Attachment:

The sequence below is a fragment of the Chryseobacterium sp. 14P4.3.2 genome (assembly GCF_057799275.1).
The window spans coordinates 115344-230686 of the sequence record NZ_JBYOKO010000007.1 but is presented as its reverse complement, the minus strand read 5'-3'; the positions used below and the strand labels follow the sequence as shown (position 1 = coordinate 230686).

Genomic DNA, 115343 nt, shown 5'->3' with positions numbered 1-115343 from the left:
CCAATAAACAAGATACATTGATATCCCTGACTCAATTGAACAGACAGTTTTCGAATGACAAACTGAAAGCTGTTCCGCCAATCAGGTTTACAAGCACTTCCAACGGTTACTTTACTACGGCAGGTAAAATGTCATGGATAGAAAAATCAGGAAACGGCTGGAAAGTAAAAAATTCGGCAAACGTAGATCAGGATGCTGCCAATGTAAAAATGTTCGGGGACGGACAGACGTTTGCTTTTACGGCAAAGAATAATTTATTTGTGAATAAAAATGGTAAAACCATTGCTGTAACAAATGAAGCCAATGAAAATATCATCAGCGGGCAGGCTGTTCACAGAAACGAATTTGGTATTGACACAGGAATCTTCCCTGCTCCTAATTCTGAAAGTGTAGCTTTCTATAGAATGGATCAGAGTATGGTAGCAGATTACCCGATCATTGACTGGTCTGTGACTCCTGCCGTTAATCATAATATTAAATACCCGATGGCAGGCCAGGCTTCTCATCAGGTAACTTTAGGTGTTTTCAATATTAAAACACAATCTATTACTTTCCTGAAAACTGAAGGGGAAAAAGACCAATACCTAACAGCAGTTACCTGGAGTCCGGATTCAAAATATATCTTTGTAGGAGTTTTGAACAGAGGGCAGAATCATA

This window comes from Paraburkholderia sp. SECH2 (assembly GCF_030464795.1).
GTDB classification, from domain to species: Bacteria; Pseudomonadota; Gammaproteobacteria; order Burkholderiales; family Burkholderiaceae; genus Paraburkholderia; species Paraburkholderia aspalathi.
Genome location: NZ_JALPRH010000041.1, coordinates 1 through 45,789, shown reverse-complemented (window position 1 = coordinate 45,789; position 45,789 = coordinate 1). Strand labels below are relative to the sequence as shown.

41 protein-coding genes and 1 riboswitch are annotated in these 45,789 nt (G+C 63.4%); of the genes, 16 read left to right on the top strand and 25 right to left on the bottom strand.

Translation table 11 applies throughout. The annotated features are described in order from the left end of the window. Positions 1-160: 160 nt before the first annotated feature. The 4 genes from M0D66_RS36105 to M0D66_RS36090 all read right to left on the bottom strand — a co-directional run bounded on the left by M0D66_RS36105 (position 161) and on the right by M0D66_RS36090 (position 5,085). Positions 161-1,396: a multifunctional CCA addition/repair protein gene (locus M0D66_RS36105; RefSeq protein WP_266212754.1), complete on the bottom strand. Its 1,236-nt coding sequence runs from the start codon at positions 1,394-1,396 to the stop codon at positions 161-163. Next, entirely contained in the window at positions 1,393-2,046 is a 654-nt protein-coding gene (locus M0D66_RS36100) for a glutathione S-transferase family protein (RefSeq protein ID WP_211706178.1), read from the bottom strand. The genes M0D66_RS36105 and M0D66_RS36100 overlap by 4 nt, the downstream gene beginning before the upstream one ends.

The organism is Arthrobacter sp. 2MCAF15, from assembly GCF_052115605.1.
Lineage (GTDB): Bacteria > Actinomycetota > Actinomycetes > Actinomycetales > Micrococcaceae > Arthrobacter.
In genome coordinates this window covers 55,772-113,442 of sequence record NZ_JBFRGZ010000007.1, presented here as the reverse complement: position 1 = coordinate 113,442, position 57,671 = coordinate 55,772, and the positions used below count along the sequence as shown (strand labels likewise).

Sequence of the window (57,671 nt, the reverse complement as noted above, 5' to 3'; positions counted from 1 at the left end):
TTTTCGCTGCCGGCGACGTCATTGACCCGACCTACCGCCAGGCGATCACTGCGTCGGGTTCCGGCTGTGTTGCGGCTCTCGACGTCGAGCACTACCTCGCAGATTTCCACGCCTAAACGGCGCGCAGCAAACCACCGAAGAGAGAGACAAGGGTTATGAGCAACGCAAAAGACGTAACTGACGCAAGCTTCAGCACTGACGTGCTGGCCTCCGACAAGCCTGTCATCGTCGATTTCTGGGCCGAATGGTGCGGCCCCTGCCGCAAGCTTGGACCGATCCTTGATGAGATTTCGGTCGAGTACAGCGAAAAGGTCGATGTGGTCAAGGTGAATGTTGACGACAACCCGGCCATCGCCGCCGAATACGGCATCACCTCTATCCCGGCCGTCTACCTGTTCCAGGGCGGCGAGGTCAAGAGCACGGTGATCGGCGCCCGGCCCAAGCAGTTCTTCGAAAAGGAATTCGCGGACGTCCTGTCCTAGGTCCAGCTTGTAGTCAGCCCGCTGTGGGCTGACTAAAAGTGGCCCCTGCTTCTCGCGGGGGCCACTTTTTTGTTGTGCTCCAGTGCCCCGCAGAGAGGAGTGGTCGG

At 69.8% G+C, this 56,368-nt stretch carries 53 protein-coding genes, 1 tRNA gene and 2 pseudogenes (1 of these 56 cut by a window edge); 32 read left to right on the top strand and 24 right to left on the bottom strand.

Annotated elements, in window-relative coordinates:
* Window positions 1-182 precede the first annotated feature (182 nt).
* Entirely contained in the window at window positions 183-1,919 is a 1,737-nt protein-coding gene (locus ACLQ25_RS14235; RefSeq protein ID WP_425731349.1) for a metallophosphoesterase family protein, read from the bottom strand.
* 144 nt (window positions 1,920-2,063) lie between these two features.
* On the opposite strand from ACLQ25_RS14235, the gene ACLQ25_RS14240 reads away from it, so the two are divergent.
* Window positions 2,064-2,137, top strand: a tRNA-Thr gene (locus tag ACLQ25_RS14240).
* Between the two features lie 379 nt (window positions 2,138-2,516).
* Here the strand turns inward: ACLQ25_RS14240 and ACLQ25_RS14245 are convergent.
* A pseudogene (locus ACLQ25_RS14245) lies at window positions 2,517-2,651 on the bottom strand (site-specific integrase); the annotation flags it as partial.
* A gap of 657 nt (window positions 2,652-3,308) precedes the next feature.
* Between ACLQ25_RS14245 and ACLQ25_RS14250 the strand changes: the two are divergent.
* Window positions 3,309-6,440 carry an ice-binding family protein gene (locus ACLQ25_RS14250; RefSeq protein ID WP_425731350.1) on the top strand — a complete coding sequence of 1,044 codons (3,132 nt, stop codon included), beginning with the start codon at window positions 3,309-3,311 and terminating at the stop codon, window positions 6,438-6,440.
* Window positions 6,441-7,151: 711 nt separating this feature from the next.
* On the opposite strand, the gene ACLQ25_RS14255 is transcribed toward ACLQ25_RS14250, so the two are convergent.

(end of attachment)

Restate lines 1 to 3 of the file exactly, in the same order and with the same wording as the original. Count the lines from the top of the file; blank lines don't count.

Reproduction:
The sequence below is a fragment of the Chryseobacterium sp. 14P4.3.2 genome (assembly GCF_057799275.1).
The window spans coordinates 115344-230686 of the sequence record NZ_JBYOKO010000007.1 but is presented as its reverse complement, the minus strand read 5'-3'; the positions used below and the strand labels follow the sequence as shown (position 1 = coordinate 230686).

Genomic DNA, 115343 nt, shown 5'->3' with positions numbered 1-115343 from the left: